Budgetary Committee Revises Funding Policy
Issue   |   Tue, 03/06/2018 - 21:04

The Budgetary Committee (BC) announced a policy change that would open up funding for both on-campus and off-campus activities over break on Dec. 2, 2017. Off-campus activities, however, would not be eligible for funding related to accommodations, transportation or food. A few months after this change, students are starting to feel its effects, both positive and negative.

In the original email that notified the student body about recommended club budgets and the change to the spring break trips policy, Jacob Silverman ’19, treasurer of the Association of Amherst Students (AAS), wrote: “New BC policy mandates that off-campus break requests (ex: spring break trips) can only be approved in club budgets and are not eligible for funding related to accommodations, transportation or food. Funding for on-campus breaks can be requested through the discretionary fund, however.”

Isiaha Price ’21, a member of the BC, said that “historically, we don’t fund trips, or fund anything that’s over break — over summer, over [winter] break, over Thanksgiving break.” He added that the reason behind this was budgetary restraints; last semester, the BC got down to the last five percent of their budget without covering the costs of activities over breaks.

There have been some exceptions to this rule, however. For the last 14 years, the men’s and women’s ultimate frisbee teams have received funding from the BC to travel to the High Tide Ultimate Tournament, which takes place over spring break in Myrtle Beach, S.C. The funding covered the tournament fee and housing.

AAS President Aditi Krishnamurthy ’18 said that the ultimate frisbee teams’ spring break trips have been funded for so long because “some treasurer many, many years ago started funding that trip, and it became this question of precedent versus policy.” She added that there have been attempts to stop funding this trip in the past, but the issue was always appealed and the trips continued to be funded.

During Fall 2017, making the exception for the ultimate frisbee teams became a bigger problem, as members of the BC noticed that more clubs were starting to make funding requests for activities over breaks.

“Because we have always allowed frisbee as an exception to that rule, there was a big sentiment that it wouldn’t be fair anymore to just simply allow them to travel for spring break, and then not fund other groups,” BC member Natalia Khoudian ’20 said. “So, we decided it would be much better to make a formal policy that would allow spring break trips and contingencies around it.”

In addition, Price said that “there is a precedent to keep funding things, but it’s not really sustainable … if we’re funding every club, like over [winter] break, which is a month long, then only a few people are getting to use [the funds] and it’s not really equitable to the rest of the school.”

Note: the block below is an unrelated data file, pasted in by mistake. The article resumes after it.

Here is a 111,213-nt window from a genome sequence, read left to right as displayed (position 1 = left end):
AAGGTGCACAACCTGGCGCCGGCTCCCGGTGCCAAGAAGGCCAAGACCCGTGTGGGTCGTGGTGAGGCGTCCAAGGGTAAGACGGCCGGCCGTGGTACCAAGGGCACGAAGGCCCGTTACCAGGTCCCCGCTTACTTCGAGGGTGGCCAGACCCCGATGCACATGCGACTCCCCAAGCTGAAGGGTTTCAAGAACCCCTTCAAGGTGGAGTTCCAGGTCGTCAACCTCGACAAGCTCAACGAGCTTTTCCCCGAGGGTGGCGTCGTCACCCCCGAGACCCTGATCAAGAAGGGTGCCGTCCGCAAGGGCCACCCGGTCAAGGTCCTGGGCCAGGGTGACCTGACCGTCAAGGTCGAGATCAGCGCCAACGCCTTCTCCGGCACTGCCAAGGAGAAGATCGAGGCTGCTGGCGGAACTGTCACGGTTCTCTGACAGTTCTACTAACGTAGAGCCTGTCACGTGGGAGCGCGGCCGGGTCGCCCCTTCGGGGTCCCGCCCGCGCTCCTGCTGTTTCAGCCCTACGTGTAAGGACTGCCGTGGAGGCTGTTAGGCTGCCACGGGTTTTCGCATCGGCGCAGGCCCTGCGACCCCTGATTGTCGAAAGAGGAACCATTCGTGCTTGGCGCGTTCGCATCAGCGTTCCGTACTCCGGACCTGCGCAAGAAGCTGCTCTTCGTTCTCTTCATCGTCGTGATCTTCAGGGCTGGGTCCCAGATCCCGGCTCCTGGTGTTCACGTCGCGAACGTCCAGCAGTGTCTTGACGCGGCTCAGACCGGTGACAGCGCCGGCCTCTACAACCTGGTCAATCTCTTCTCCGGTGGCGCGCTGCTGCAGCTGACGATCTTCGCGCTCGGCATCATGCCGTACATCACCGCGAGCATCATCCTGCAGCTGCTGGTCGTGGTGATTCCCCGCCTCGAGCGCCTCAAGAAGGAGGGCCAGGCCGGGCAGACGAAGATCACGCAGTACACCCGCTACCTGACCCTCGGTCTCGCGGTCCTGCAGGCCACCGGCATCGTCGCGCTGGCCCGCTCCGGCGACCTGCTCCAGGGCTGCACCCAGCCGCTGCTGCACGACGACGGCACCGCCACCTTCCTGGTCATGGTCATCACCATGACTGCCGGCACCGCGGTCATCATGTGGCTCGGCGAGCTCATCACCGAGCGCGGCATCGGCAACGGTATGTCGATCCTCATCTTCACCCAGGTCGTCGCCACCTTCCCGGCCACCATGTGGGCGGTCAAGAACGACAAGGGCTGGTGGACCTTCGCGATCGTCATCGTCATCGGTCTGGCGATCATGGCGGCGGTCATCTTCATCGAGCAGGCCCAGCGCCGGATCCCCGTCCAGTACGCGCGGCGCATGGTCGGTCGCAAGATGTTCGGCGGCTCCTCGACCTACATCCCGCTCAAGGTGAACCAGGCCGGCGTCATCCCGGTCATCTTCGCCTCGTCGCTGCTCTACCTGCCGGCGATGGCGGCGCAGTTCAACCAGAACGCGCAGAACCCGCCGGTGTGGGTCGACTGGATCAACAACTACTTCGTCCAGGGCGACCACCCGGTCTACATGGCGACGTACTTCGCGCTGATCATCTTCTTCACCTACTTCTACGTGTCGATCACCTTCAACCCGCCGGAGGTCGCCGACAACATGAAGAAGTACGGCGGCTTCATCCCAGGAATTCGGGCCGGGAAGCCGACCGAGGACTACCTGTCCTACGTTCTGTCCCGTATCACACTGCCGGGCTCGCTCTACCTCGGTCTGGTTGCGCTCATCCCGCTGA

Monetary concerns were also part of the problem. In the Fall 2017 budget, the ultimate frisbee teams requested $16,400 to cover the costs of lodging for the High Tide tournament, which is “a pretty large sum for a frisbee trip over break,” according to Price.

The requested tournament fee was $1,200 for the High Tide trip; the teams received $600 through club budgets and $675 through discretionary funds for a total of $1,275 spent on registration. The teams also received $14,200 for housing for their spring break trip this year: $8,200 through the club budgets and $6,000 through the discretionary fund. Although they will continue to receive funding for their registration fees following this policy change, there are concerns about how they will pay for lodging in the future.

Khoudian said that funding from the Office of Student Activities or alumni donations were possible ways to alleviate the burden of the cost. “It’s just hard because I know that they’ve always funded [the frisbee teams] as an exception, but ultimately, exceptions aren’t always fair,” Khoudian said. She added that this policy change has positively affected other clubs, such as the International Students Association, which has requested funding from BC for on-campus activities such as $400 for ice skating over spring break.

If students have concerns about this change or other policies, the BC and Senate meetings are always open to the student body, Krishnamurthy said. “I think if they would like to give feedback, it’s not that hard,” she added. “It’s a student running the whole enterprise, you can send an email, you know where they are. Budgetary Committee meets twice a week. You can come to Senate; it’s an open meeting. You can come every Monday night if you have something to say, and say it. So if someone wants to give feedback, they really can’t say that there’s no way for them to do it; there are a lot of ways for them to give feedback.”

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